Photo by Valentín Betancur on Unsplash
In 1853, Elisha Otis made history at the New York World’s Fair by demonstrating the safety of his invention: the passenger elevator. Before Otis’s innovation, elevators were considered dangerous and unreliable, as they were powered by hoists and operated by manual labor.
Some Risk is Different
Otis’s elevator, however, was different. It featured a system of pulleys and cables that allowed it to move smoothly and safely between floors. To prove the reliability of his invention, Otis famously cut the rope holding the elevator he was standing in, demonstrating that the safety mechanism he had designed would prevent it from plummeting to the ground.
This bold move, now referred to as the “Otis Elevator Incident,” showed the world that elevators could be trusted and paved the way for widespread adoption in buildings around the globe.
But what does this demonstration have to do with risk? Well, Otis’s decision to cut the rope was a calculated risk. He knew that the safety mechanism he had designed would prevent the elevator from falling, but he also knew that there was a chance it might not work as intended. In taking this risk, Otis was able to demonstrate the reliability of his invention and make a lasting impact on the world of architecture and engineering.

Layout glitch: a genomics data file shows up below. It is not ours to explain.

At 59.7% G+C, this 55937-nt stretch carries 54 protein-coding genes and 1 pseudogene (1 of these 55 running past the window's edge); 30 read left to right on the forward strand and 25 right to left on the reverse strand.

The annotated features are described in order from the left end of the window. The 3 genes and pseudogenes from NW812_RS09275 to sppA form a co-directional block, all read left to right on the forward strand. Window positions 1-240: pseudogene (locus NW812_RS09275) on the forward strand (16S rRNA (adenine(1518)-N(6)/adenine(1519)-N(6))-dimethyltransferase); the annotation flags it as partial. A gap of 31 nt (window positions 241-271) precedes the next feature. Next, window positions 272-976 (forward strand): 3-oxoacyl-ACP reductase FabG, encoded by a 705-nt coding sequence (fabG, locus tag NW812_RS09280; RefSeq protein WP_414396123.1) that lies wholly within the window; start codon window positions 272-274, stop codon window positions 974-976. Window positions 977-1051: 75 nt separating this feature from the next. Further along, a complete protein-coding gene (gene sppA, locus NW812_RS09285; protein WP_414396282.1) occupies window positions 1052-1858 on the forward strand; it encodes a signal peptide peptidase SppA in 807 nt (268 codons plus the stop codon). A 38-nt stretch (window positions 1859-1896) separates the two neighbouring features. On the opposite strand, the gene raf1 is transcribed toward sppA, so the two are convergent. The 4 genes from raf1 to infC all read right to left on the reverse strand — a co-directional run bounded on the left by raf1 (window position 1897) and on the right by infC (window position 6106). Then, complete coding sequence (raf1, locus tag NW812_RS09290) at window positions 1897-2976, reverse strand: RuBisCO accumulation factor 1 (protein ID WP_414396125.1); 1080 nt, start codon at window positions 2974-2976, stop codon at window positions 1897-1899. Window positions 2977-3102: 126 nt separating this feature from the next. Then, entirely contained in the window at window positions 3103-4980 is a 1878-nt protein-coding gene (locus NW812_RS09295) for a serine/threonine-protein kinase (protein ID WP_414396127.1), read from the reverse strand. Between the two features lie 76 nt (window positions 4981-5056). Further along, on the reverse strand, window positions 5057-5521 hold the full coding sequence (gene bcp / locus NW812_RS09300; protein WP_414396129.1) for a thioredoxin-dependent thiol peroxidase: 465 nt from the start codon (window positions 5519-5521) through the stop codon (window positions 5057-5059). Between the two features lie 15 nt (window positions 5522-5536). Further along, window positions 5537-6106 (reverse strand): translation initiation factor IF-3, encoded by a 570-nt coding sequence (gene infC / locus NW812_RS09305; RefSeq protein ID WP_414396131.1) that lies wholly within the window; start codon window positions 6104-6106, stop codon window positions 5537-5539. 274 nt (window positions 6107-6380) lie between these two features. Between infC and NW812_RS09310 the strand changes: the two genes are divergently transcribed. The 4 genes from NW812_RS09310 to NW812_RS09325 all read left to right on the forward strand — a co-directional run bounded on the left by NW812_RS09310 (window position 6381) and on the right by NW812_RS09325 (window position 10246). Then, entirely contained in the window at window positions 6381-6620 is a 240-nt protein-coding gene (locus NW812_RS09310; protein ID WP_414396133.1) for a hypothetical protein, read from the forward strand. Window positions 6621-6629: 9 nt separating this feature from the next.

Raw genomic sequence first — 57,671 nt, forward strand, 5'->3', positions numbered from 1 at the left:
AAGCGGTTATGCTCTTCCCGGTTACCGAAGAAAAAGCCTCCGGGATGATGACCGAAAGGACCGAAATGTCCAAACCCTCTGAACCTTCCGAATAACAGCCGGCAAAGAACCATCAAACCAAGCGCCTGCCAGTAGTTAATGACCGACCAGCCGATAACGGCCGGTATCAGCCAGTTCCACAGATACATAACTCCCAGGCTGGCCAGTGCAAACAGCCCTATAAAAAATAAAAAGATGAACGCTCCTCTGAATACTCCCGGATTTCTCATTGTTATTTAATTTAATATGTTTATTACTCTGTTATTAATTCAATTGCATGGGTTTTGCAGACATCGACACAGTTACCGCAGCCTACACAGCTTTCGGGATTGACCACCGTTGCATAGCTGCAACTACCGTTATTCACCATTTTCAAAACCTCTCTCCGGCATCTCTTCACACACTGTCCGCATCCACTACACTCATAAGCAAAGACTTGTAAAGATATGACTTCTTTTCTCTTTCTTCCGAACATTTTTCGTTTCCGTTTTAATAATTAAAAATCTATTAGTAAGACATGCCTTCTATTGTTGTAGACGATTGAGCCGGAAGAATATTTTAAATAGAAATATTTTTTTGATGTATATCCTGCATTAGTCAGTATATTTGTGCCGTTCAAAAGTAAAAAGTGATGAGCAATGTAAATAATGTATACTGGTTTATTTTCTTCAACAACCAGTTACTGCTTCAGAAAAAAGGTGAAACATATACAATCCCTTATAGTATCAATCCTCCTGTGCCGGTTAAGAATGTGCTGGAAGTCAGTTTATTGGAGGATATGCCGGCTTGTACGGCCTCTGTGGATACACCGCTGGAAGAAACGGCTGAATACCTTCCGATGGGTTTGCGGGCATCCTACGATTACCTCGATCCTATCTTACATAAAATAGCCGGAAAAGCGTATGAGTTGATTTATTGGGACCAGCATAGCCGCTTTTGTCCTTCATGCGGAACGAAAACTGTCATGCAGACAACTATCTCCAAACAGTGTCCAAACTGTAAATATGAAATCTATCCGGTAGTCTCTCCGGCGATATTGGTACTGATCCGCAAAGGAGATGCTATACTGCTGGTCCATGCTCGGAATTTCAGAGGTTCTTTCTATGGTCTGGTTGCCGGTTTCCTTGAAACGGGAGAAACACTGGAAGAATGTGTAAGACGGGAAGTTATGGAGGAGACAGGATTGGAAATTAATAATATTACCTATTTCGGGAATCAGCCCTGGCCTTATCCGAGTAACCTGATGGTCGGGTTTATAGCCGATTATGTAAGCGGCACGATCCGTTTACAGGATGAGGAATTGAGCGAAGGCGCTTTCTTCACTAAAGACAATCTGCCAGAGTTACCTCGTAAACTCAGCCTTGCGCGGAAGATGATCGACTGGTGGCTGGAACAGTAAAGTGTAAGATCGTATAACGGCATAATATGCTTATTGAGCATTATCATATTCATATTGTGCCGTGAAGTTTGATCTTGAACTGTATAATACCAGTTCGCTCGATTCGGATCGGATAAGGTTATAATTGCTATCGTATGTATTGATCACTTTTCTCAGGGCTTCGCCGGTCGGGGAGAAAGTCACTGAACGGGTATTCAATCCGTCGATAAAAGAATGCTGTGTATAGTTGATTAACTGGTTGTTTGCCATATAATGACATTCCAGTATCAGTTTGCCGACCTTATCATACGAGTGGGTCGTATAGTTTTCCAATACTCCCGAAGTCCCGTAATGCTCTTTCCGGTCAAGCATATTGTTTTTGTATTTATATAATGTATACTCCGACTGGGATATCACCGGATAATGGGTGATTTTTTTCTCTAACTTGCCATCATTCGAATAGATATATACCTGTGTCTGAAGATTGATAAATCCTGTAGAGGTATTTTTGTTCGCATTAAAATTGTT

Risk-taking is an inherent part of innovation and progress. With it, we may have the courage to try something new or to push the boundaries of what is possible. Of course, this doesn’t mean that we should take unnecessary or reckless risks, but it does mean that we should be willing to take calculated risks that have the potential to yield great rewards.
The story of Elisha Otis and his elevator demonstrates the importance of taking calculated risks in pursuing progress and innovation. It reminds us that the most remarkable achievements sometimes come from stepping out of our comfort zone and embracing the unknown.
About Mike Brewer
My mission is to tease out the human potential in the multifamily space.